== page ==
Conference Tours

 

The conference includes several optional tours of Cleveland. The schedule begins with a pre-conference tour on Thursday, October 26, and concludes with three simultaneous tours on Sunday, October 29. See below for descriptions of each of the tours, including details on timing, location, means of travel and associated fees. You may sign up for the tours through the conference registration portal.

Thursday, October 26, 2:00 – 4:15pm
Pre-Conference Tour: Transformations in Downtown Cleveland

Sunday, October 29, 8:30 or 9:00am – Noon.

Tour 1: From Surrogate Suburbs to Shaker Heights: Exploring Black Middle-Class Mobility in Mid-Twentieth Century Cleveland

Tour 2: Tremont: The Ongoing Transformation of an Immigrant Neighborhood

Tour 3: Craft Manufacturing as Urban Revitalization



Thursday, October 26, 2:00 – 4:15 pm

Pre-Conference Tour: “Transformations in Downtown Cleveland”

This walking tour will explore the transformation in downtown Cleveland with special focus on some of its most notable public spaces and buildings. The tour will highlight the recently renovated Public Square, the historic city center dating to Cleveland’s founding, from which one can see the Cleveland Union Terminal complex, crowned by Terminal Tower, which was once the world’s tallest building outside New York. Public Square has long been a hub for transit, commemoration, and protest, and its history is marked by ongoing debate over how best to match form and function. The tour also spotlights the Group Plan, Cleveland’s “City Beautiful” concept. Participants will learn how, in the Progressive Era, Mayor Tom Johnson (selected as the nation’s second greatest mayor in a 1970s poll of urban historians) hired Daniel Burnham, known for his contributions to the 1893 Columbian Exposition in Chicago, to fashion the Group Plan in 1903. The result was a large mall lined by grand buildings in the Beaux-Arts style. The tour will also include Cleveland’s onetime shopping street, Euclid Avenue, including the magnificent Arcade modeled on a similar building in Milan, Italy, an ornate bank building recently converted into a supermarket, and Playhouse Square, one of the nation’s largest concentrations of historic theaters whose restoration over the past few decades was arguably the linchpin in the revitalization of downtown.

Hosts: David J. Goldberg, Professor Emeritus of History, Cleveland State University, and Richard Klein, Professor Emeritus of Urban Studies, Cleveland State University
Means of travel: Walking
Start/Finish: Westin Cleveland Downtown (meet at hotel registration desk), 2:00pm
Finish: Roberta Steinbacher Atrium, Maxine Goodman Levin College of Urban Affairs, 1717 Euclid Avenue, at 4:15pm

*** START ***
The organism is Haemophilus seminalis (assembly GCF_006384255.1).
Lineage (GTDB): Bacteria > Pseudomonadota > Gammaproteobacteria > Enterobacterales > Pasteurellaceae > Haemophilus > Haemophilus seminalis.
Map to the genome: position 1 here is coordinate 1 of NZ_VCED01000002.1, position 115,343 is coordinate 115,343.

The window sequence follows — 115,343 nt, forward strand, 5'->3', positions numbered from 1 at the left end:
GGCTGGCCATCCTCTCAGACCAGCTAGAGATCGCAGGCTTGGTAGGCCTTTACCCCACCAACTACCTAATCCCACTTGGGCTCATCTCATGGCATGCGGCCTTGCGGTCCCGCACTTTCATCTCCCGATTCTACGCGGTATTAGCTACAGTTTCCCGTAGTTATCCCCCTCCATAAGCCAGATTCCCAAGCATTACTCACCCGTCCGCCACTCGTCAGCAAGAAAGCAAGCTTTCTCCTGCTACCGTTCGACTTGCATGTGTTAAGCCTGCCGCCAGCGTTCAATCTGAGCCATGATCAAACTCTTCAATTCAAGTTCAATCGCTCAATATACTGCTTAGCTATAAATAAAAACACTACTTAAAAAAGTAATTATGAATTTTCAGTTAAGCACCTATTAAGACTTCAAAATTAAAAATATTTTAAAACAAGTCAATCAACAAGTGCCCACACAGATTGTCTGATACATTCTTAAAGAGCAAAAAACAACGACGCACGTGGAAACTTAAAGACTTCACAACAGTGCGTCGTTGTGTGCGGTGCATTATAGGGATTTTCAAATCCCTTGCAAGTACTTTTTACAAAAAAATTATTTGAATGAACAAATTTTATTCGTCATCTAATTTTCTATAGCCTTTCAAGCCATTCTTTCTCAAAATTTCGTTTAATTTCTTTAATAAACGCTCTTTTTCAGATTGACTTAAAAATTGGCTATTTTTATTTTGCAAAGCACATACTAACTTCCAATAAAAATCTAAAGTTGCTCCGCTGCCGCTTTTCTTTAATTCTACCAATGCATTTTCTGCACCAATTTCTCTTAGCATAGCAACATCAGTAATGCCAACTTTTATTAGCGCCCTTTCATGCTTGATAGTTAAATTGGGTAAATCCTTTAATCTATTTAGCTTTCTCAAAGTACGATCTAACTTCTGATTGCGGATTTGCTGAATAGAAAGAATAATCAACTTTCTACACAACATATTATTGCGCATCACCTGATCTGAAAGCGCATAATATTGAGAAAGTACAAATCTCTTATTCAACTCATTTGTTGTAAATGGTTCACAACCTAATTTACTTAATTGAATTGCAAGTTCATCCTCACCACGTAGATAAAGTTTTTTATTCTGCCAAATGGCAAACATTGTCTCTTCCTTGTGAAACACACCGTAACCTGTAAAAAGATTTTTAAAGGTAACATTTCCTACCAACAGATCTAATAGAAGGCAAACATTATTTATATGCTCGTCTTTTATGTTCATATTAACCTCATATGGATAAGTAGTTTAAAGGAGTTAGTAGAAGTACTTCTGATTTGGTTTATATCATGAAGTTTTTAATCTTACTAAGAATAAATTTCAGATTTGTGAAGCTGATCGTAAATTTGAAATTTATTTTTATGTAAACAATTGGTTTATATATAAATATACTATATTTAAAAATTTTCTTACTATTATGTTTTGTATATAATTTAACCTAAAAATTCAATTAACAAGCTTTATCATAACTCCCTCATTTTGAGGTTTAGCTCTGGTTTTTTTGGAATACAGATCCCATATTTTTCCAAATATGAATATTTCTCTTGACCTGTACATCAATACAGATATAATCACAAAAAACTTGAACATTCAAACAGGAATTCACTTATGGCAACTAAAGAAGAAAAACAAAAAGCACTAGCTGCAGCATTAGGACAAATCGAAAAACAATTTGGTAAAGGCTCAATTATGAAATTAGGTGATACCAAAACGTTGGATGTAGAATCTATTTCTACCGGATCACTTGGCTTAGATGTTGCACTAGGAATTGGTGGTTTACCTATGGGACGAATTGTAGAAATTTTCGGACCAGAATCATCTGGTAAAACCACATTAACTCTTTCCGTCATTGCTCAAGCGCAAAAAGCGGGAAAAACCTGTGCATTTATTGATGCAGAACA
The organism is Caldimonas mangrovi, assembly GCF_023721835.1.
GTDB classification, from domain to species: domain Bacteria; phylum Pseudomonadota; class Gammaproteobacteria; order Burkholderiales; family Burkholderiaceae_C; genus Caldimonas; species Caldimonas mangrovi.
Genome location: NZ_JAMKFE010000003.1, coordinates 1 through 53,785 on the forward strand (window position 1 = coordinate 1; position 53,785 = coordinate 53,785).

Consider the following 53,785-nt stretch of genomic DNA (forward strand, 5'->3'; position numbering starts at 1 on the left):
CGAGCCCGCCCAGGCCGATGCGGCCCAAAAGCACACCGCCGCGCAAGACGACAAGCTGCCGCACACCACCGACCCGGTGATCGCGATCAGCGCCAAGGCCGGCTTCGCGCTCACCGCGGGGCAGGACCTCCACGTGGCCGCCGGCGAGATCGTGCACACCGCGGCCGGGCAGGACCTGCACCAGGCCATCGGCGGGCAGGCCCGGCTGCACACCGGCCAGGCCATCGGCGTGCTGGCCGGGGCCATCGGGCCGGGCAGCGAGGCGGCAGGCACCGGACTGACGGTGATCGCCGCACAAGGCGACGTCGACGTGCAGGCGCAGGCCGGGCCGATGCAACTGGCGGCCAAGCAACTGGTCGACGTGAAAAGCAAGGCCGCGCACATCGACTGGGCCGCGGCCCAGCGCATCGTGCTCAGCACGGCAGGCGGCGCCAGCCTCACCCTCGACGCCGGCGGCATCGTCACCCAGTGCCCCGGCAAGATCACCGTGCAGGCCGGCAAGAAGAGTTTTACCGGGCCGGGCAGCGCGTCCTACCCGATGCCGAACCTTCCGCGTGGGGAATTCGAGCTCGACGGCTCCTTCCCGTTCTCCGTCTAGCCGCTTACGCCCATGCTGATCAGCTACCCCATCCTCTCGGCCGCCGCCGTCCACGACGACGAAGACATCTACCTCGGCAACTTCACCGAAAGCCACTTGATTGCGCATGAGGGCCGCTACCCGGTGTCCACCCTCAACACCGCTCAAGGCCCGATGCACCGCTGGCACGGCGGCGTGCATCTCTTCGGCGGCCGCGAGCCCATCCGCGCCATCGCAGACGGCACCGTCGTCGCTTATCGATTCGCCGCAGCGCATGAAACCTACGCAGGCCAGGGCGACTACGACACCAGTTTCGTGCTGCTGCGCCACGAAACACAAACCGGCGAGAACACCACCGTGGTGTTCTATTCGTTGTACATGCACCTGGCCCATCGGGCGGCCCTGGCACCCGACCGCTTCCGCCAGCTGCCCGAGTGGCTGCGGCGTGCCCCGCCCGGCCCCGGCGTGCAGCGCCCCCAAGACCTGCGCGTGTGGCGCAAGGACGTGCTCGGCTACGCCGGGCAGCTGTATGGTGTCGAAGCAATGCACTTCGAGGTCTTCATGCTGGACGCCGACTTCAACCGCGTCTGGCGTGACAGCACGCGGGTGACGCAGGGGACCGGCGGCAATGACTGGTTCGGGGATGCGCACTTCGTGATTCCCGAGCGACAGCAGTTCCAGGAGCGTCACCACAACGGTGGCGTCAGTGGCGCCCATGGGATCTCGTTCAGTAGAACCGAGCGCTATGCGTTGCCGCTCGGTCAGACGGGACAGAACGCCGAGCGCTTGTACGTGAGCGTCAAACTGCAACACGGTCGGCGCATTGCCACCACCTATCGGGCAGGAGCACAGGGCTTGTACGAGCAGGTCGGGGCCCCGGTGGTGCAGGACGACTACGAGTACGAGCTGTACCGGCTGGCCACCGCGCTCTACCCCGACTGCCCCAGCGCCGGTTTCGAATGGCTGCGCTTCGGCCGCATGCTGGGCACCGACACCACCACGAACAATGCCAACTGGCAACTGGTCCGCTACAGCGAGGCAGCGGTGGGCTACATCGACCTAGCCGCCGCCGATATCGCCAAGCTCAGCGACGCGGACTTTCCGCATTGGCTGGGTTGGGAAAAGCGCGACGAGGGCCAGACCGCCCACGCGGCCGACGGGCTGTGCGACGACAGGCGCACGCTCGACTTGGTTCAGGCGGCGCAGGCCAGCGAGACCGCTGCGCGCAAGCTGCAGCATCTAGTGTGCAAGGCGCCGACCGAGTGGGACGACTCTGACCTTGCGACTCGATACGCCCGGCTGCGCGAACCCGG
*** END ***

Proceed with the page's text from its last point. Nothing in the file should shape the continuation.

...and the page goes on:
Cost: $35 (includes tour, roundtable at the Levin College of Urban Affairs at 4:30pm, and an evening reception at the Galleries at CSU, 1307 Euclid Avenue, at 6:30pm)

 

Sunday, October 29

Tour 1: From Surrogate Suburbs to Shaker Heights: Exploring Black Middle-Class Mobility in Mid-Twentieth Century Cleveland

Cleveland’s upwardly mobile African American middle class sought out living space at the urban periphery in the early decades of the twentieth century, in an attempt to escape the overcrowding that fostered an increasingly untenable quality of life at the city’s urban core. By the late 1950s, the first African American families had gained access in Shaker Heights – a garden city with the highest median income in 1960 of any city in the United States. Shaker Heights subsequently became nationally recognized for its efforts to “manage” the racial integration of its housing and its schools. This bus tour will begin with Glenville, a turn-of-the century streetcar suburb to which African Americans began moving in the 1910s. We will then explore Shaker Heights and several adjoining outer-city neighborhoods to which upwardly-mobile African American families moved in a bid to improve their opportunities and living conditions: Mount Pleasant, Lee-Seville, and Lee-Harvard. Tour leaders will explain these various areas’ significance in terms of city planning and the built environment, the meaning they held for African American residents in terms of prestige, the record of black institution-building, and the observable patterns of interracial encounter and race relations. The tour will conclude with a summary of Cleveland’s African American suburbanization into the present.

Hosts: Todd M. Michney, Assistant Professor of History, Georgia Institute of Technology, and Virginia Dawson, Independent Scholar
Means of Travel: Charter bus tour (with stops; minimal walking); approximately 3.5 hours
Start/Finish: 8:30 am Westin Cleveland Downtown (meet at hotel registration desk). The tour will return to the hotel by 12:00 noon.